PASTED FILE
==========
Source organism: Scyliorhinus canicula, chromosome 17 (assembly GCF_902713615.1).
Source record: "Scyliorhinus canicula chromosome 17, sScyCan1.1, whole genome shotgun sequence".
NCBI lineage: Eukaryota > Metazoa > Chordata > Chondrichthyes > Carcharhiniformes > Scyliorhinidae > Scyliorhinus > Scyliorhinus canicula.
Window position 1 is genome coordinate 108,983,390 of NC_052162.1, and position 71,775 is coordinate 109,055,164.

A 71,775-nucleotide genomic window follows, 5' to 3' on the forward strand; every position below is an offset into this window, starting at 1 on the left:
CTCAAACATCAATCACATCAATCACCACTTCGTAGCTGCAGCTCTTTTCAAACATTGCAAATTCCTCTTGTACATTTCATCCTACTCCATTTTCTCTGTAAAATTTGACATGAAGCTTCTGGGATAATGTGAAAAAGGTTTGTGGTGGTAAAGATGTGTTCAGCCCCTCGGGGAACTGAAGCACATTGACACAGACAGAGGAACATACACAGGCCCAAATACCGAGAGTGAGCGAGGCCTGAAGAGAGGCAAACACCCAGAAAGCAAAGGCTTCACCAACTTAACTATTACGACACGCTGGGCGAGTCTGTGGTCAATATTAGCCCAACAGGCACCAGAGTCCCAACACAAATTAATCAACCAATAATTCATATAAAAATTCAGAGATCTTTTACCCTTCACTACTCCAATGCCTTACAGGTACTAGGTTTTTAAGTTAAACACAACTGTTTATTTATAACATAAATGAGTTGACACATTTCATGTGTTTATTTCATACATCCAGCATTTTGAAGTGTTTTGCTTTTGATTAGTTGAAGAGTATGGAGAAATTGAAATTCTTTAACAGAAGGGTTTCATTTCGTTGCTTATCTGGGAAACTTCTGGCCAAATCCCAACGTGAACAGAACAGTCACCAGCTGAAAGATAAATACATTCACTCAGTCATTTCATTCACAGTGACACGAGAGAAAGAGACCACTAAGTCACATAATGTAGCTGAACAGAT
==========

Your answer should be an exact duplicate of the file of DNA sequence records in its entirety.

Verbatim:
Source organism: Scyliorhinus canicula, chromosome 17 (assembly GCF_902713615.1).
Source record: "Scyliorhinus canicula chromosome 17, sScyCan1.1, whole genome shotgun sequence".
NCBI lineage: Eukaryota > Metazoa > Chordata > Chondrichthyes > Carcharhiniformes > Scyliorhinidae > Scyliorhinus > Scyliorhinus canicula.
Window position 1 is genome coordinate 108,983,390 of NC_052162.1, and position 71,775 is coordinate 109,055,164.

A 71,775-nucleotide genomic window follows, 5' to 3' on the forward strand; every position below is an offset into this window, starting at 1 on the left:
CTCAAACATCAATCACATCAATCACCACTTCGTAGCTGCAGCTCTTTTCAAACATTGCAAATTCCTCTTGTACATTTCATCCTACTCCATTTTCTCTGTAAAATTTGACATGAAGCTTCTGGGATAATGTGAAAAAGGTTTGTGGTGGTAAAGATGTGTTCAGCCCCTCGGGGAACTGAAGCACATTGACACAGACAGAGGAACATACACAGGCCCAAATACCGAGAGTGAGCGAGGCCTGAAGAGAGGCAAACACCCAGAAAGCAAAGGCTTCACCAACTTAACTATTACGACACGCTGGGCGAGTCTGTGGTCAATATTAGCCCAACAGGCACCAGAGTCCCAACACAAATTAATCAACCAATAATTCATATAAAAATTCAGAGATCTTTTACCCTTCACTACTCCAATGCCTTACAGGTACTAGGTTTTTAAGTTAAACACAACTGTTTATTTATAACATAAATGAGTTGACACATTTCATGTGTTTATTTCATACATCCAGCATTTTGAAGTGTTTTGCTTTTGATTAGTTGAAGAGTATGGAGAAATTGAAATTCTTTAACAGAAGGGTTTCATTTCGTTGCTTATCTGGGAAACTTCTGGCCAAATCCCAACGTGAACAGAACAGTCACCAGCTGAAAGATAAATACATTCACTCAGTCATTTCATTCACAGTGACACGAGAGAAAGAGACCACTAAGTCACATAATGTAGCTGAACAGAT